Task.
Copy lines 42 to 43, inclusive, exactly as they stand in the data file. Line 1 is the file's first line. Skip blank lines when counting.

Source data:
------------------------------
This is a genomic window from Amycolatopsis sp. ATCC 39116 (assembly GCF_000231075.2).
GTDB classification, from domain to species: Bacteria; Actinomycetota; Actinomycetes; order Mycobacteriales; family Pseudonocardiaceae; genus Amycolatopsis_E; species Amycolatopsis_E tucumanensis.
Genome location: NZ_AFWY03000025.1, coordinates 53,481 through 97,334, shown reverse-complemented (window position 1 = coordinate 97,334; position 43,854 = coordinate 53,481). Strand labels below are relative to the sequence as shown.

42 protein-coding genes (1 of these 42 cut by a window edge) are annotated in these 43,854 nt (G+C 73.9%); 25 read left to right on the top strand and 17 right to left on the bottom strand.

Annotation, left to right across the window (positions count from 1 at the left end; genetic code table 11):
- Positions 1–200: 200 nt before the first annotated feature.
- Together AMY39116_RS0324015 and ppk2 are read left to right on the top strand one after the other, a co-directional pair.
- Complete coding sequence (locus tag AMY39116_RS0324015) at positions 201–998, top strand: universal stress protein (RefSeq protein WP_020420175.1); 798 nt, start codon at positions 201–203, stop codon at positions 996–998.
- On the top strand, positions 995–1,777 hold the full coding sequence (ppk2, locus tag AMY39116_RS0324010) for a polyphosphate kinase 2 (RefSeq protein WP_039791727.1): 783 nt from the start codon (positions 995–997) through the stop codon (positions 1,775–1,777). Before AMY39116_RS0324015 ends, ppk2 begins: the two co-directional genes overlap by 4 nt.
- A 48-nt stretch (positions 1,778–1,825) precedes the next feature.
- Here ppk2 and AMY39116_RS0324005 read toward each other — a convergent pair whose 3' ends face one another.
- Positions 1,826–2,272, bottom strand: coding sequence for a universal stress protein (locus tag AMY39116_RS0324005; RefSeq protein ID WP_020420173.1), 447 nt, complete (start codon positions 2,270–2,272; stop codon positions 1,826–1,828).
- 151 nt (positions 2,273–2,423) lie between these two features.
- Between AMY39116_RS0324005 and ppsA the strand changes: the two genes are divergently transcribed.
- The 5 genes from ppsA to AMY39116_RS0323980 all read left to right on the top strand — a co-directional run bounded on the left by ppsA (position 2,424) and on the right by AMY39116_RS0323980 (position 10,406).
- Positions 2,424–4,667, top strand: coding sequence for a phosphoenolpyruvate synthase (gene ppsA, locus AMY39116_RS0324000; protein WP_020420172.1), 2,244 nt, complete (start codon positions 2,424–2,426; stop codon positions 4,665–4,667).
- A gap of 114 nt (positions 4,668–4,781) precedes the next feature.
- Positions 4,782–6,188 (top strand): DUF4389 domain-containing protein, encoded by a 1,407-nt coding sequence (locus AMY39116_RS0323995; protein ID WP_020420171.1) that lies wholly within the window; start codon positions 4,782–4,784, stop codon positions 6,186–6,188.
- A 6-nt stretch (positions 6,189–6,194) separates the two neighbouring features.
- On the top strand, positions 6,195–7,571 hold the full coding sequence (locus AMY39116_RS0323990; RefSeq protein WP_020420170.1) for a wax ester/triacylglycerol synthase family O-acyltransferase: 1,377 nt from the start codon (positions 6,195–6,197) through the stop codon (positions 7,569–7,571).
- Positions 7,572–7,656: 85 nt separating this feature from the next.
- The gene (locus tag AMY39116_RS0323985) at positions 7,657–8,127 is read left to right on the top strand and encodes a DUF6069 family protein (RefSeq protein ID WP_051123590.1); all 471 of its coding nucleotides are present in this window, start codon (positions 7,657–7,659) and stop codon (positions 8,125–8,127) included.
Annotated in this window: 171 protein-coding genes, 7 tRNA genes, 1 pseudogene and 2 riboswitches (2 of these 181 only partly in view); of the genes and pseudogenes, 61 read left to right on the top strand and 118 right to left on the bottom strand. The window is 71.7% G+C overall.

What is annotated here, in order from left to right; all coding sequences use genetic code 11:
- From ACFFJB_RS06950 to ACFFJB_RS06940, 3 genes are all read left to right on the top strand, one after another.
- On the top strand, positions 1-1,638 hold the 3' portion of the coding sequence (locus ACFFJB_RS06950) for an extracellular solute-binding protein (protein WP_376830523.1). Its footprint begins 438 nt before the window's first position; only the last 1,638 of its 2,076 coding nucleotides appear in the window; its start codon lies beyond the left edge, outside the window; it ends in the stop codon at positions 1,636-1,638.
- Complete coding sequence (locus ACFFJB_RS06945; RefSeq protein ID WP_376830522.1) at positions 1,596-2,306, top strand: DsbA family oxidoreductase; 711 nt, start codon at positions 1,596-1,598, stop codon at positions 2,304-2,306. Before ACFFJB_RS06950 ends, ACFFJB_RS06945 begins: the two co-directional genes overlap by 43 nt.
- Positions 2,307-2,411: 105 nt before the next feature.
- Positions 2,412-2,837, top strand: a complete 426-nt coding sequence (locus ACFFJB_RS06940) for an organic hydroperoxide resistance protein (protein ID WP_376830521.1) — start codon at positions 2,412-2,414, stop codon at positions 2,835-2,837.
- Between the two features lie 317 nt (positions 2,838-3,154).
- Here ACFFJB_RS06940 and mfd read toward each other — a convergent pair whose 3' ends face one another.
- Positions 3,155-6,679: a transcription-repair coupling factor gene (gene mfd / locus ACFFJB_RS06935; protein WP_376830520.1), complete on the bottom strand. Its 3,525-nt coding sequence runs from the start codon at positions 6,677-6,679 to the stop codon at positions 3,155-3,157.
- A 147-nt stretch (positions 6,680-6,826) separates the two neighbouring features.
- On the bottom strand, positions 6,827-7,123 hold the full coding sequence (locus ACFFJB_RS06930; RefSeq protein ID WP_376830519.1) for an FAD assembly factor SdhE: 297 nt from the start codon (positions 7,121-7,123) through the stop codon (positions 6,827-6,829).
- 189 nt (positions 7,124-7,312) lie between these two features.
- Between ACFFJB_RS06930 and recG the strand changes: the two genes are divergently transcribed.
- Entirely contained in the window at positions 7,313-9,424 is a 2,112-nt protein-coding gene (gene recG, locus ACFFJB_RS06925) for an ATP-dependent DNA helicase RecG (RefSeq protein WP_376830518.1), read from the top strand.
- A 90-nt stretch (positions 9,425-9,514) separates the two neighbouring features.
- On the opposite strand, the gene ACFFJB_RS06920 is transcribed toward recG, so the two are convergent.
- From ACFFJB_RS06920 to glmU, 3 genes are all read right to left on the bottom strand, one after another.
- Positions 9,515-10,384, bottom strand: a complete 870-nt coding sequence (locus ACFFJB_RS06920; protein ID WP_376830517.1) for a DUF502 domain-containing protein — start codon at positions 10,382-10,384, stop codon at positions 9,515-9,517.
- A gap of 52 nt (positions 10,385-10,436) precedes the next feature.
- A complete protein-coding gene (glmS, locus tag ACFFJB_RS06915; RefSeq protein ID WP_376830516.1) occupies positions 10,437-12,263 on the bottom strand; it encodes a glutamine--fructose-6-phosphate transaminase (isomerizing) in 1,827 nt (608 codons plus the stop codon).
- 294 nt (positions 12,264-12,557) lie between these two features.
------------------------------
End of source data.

- A gap of 52 nt (positions 10,385-10,436) precedes the next feature.
- A complete protein-coding gene (glmS, locus tag ACFFJB_RS06915; RefSeq protein ID WP_376830516.1) occupies positions 10,437-12,263 on the bottom strand; it encodes a glutamine--fructose-6-phosphate transaminase (isomerizing) in 1,827 nt (608 codons plus the stop codon).